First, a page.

I hate waiting.
I would consider myself a relatively proactive guy. When something needs to be done, I stand up and do it immediately. Why wait?
This drives my wife nuts, because sometimes she just wants me to sit down for a little while. And even when I do, I’m already contemplating the next task, which doesn’t really constitute spending time with my wife at all.
Americans hate waiting too, overall.
In 1776, we owned a strip of land across the east coast. In less than 75 years, we owned the entirety of our current mainland country, with the exception of a small strip in the southwest. We just couldn’t wait. And that’s still the case — we invade countries, have sex, buy it on credit, and hit up the drive-thru, right now.
Is there still a case for waiting, even with such a fast-moving culture?
The Israelites had two instances of “waiting” in their journey to the promised land (apart from the huge 40 year hiatus) revealed in chapter 9 of Numbers:
1) Can we celebrate? Please?
Passover is a big deal. But some of the residents are upset because they’re “ceremonially unclean” — they had touched some dead bodies (presumably family members) and aren’t allowed to celebrate with everyone else. But their intention is worship — so they approach Moses with the situation.
Moses responds with an answer they likely did not want to hear:
8 And Moses said to them, “Stand still, that I may hear what the Lord will command concerning you.”
Passover is less than two weeks away at this point. How long would it be before the Lord responds?
Fortunately, God makes an allowance as described in the following verses, but it certainly created some tension for those guys.
2) Cloud or no cloud?
After several generations of slavery, I’m sure the Israelites were eager for some of their promised milk and honey. The manna was probably getting old too.
But God is making Israel do stutter steps. God establishes a cloud over the tabernacle they’d just finished up and dedicated, and this cloud has no pattern whatsoever. When the cloud is on the tabernacle, they have to stay, and when it’s up, they are required to mobilize.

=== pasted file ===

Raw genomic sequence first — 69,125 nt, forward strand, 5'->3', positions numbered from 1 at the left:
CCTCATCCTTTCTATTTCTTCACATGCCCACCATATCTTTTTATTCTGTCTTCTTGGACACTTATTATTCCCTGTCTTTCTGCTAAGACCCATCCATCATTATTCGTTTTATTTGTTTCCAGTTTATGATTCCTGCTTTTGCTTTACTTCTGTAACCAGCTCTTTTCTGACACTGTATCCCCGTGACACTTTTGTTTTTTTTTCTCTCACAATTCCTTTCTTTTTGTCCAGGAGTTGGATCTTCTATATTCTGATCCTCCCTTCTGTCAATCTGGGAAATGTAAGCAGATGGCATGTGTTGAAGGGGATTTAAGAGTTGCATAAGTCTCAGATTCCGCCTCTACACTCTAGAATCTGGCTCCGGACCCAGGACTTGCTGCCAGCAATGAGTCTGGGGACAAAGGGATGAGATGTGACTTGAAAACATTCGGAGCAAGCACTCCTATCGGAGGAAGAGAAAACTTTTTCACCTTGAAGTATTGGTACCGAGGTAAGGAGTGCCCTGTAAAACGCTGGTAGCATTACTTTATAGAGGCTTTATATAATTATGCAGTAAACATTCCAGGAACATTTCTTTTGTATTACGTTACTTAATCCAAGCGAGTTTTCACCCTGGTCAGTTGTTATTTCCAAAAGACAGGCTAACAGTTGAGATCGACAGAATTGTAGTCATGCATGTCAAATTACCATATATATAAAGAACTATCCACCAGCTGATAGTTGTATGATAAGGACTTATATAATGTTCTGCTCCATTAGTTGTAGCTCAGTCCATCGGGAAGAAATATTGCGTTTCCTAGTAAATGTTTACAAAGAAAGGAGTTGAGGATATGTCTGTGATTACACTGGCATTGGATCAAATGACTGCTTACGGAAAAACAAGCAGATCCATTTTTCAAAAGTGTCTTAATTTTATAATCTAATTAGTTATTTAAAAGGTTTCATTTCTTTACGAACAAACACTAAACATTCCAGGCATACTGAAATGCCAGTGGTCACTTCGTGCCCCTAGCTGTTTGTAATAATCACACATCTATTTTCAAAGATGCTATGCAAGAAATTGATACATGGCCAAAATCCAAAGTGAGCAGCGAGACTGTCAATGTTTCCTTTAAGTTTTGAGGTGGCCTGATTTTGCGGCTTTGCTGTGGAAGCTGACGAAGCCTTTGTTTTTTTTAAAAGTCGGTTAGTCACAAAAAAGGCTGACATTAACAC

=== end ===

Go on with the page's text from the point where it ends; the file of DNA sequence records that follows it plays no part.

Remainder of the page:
20 So it was, when the cloud was above the tabernacle a few days: according to the command of the Lordthey would remain encamped, and according to the command of the Lord they would journey. 21 So it was, when the cloud remained only from evening until morning: when the cloud was taken up in the morning, then they would journey; whether by day or by night, whenever the cloud was taken up, they would journey.
Sometimes, God has us stay right where we are. And sometimes, God has us go somewhere else. It seems trite, but the truth is obvious. We are often too hasty when it comes to making decisions on “God’s behalf.” We perceive that we’ve heard from God about some situation, and then make impulsive decisions based on a host of factors:
Of course, mistakes happen. Jesus did not die to save already perfect people, so there is always room for grace. But when the signs are obvious, stay put. Or move.
By the way you dedicate something to God, it’s His. Your time, your kids, your ministry, your business, your money — it’s up to Him when things develop, not you. If you don’t like that, don’t dedicate things to Him. God won’t honor it, but at least you can do things your way. But I hope you choose otherwise.
Waiting is very hard. But if we move in haste, we risk dishonoring God and putting ourselves at a huge risk.
Consider this: what if Jesus had decided to act impulsively? It’s possible we wouldn’t have this brief instance of gritty patience from Jesus on His deathbed:
He went a little farther and fell on His face, and prayed, saying, “O My Father, if it is possible, let this cup pass from Me; nevertheless, not as I will, but as You will.”